Monday, 31 July 2017

Monifieth, Angus, Scotland.

School summer holidays can be a real problem for working parents. The expense of childcare during this time of year can be prohibitive and finding someone willing and available to look after your offspring is not always easy. That's where grandparents can be useful. Our first stint this summer involves our granddaughter and it was decided to incorporate the first week at a suitable campsite.

Tayside Holiday Park is situated on Scotland’s east coast shoreline 7 miles from the city centre of Dundee in the village of Monifieth. The site consists of both static and touring units with adequate facilities that are kept very clean despite the normal battle with people that are incapable of clearing up after themselves. The site’s grounds are also very well laid out and also well tended. A good cycle/walking path follows the shoreline and frequent bus services are available from the Tesco supermarket just outside the camp. Monifieth has its own adventure play area that was very popular with both local and visiting children.

The shore at Monifieth. 
Monifieth is a residential town which as I have said has a Tesco’s for shopping and access to a regular bus service that take you in both directions along the coast line. 3 miles west of The Holiday Park is Dundee’s attractive seaside suburb of Broughty Ferry. Situated strategically on the banks of the Firth of Tay opposite the kingdom of Fife and the town of Tayport. It has a grand shopping centre and some very nice coffee shops. The harbour, which still exists, reminds us that this was once a busy fishing village and a ferry port. By the side of he harbour is Broughty Castle, built by Andrew 3rd Lord Grey in 1498 and reconstructed in 1861. It now forms a free tourist attraction and houses a museum that features displays on local history, arms and armour, seashore life and the former Dundee whaling industry. Also there is a play park just in front of the castle should you want to entertain the children for a couple of hours, it's grassy bank is ideal for your picnic.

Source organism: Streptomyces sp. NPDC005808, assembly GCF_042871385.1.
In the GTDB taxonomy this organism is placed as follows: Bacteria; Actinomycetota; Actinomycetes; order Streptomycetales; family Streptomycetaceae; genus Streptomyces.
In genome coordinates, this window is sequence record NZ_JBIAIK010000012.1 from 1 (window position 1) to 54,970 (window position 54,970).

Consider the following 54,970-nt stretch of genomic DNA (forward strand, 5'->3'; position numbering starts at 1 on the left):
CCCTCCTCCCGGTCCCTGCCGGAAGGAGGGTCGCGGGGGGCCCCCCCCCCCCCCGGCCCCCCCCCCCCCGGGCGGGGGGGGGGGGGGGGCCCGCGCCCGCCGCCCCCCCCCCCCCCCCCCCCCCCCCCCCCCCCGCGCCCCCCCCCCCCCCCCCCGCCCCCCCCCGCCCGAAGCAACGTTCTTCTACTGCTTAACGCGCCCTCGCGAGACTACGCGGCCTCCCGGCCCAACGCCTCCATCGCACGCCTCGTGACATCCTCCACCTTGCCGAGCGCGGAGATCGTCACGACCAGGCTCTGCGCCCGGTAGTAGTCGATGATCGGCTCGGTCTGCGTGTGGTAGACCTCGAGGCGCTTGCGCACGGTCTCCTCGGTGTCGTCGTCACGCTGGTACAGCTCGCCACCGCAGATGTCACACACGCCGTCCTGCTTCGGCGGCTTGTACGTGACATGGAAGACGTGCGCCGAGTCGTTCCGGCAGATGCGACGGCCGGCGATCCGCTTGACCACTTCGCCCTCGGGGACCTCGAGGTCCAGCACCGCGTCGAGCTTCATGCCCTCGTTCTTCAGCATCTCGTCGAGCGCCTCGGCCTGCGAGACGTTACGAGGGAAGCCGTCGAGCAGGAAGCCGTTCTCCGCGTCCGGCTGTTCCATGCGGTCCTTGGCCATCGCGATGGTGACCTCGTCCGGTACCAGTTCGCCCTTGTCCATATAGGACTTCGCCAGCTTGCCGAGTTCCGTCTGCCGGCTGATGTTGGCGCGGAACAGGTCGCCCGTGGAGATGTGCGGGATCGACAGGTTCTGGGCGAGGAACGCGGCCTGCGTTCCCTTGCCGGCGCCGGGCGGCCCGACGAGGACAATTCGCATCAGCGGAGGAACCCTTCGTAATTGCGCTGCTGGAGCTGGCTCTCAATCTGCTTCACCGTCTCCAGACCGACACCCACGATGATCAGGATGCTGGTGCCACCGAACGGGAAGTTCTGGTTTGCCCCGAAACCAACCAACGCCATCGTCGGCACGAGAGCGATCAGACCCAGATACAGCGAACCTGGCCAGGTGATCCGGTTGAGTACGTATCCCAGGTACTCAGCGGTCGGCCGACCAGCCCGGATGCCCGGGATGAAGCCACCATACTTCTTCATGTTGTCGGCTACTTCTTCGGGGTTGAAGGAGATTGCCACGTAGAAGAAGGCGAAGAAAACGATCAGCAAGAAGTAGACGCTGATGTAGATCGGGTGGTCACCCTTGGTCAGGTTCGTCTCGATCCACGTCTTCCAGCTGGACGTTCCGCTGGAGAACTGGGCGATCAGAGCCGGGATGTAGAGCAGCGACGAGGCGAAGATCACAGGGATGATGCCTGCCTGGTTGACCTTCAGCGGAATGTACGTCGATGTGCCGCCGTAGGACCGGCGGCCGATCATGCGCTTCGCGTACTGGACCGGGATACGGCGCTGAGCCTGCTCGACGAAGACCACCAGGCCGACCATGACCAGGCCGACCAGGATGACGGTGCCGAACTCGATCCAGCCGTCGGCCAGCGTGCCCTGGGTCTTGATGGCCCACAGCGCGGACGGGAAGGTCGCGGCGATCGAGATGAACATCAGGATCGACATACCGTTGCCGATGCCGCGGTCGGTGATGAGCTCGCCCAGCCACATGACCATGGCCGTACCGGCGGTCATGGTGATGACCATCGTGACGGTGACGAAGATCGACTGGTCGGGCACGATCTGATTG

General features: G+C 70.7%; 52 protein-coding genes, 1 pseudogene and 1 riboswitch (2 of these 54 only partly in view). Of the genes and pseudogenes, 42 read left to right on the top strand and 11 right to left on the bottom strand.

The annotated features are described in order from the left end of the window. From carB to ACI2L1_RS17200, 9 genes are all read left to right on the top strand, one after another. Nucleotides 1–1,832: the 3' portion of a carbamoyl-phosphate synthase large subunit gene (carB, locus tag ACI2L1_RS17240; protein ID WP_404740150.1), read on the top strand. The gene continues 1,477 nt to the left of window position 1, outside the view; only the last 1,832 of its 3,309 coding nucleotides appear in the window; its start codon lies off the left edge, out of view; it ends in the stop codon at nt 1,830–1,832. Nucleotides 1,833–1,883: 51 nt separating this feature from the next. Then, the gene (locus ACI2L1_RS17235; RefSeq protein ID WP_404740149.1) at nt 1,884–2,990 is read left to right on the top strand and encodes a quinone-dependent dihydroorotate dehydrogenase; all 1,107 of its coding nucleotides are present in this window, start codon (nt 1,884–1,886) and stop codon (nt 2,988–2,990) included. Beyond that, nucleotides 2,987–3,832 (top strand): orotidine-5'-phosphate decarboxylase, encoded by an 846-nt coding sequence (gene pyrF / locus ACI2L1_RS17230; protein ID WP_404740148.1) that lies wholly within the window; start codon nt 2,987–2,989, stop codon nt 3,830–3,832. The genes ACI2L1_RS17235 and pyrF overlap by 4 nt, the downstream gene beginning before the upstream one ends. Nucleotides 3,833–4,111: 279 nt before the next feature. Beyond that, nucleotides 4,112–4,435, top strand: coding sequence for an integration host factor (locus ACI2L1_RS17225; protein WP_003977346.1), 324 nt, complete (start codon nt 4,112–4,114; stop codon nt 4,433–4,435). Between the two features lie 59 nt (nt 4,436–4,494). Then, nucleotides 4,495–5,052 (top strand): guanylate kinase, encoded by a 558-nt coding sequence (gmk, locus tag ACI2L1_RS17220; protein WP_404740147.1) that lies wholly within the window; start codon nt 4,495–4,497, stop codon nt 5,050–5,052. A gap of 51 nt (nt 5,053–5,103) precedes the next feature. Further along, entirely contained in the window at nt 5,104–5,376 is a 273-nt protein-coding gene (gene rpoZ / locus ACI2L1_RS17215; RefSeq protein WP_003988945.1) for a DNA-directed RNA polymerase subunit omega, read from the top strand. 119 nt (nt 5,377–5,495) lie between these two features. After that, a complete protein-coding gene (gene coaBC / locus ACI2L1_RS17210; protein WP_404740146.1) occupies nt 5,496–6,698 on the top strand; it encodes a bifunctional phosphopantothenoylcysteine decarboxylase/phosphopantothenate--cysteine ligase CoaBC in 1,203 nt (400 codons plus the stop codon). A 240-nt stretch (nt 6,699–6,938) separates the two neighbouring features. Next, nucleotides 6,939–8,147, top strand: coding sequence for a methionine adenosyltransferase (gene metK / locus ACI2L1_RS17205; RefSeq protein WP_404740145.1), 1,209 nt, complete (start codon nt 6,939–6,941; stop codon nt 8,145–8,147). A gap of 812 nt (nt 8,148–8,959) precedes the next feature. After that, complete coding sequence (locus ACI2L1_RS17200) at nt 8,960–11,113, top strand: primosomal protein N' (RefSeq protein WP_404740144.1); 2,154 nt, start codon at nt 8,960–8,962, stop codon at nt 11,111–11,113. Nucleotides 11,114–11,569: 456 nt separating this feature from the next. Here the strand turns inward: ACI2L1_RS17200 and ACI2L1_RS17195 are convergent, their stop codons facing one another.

Broughty Ferry has some very nice coffee shops.

Broughty Castle 
The Castles defences.

Various exhibits in the Castles museum.  

The Harbour.

Play area below the Castle. 
Broughty's Shoreline. 

Should you venture into Dundee itself then I would recommend the rather traditional and very ‘local’ ‘Popular Fish Bar and Restaurant’ in St Andrews Street for your fish supper. The town also has a swimming leisure complex called the Olympia, not cheap for a family but ideal on a wet day. Then there's Desperate Dan and Minnie the Minx and The Discovery Museum and plenty of shops to browse round.

Minnie and Dan out in Dundee's main Street.

Eleven miles east of Dundee is Carnoustie a seaside resort and residential town that’s probably best known for golf. The number 73 bus goes direct. It was decided to check out the local campsite along with the towns High Street and the facilities that are all seemingly based around the towns sea front leisure centre. All of which makes this ideal location to take another of our grandchildren for a week of their school holidays - more of which at a later date.

Adventure Play Ground
Skate Board Park.

Carnoustie Shore.

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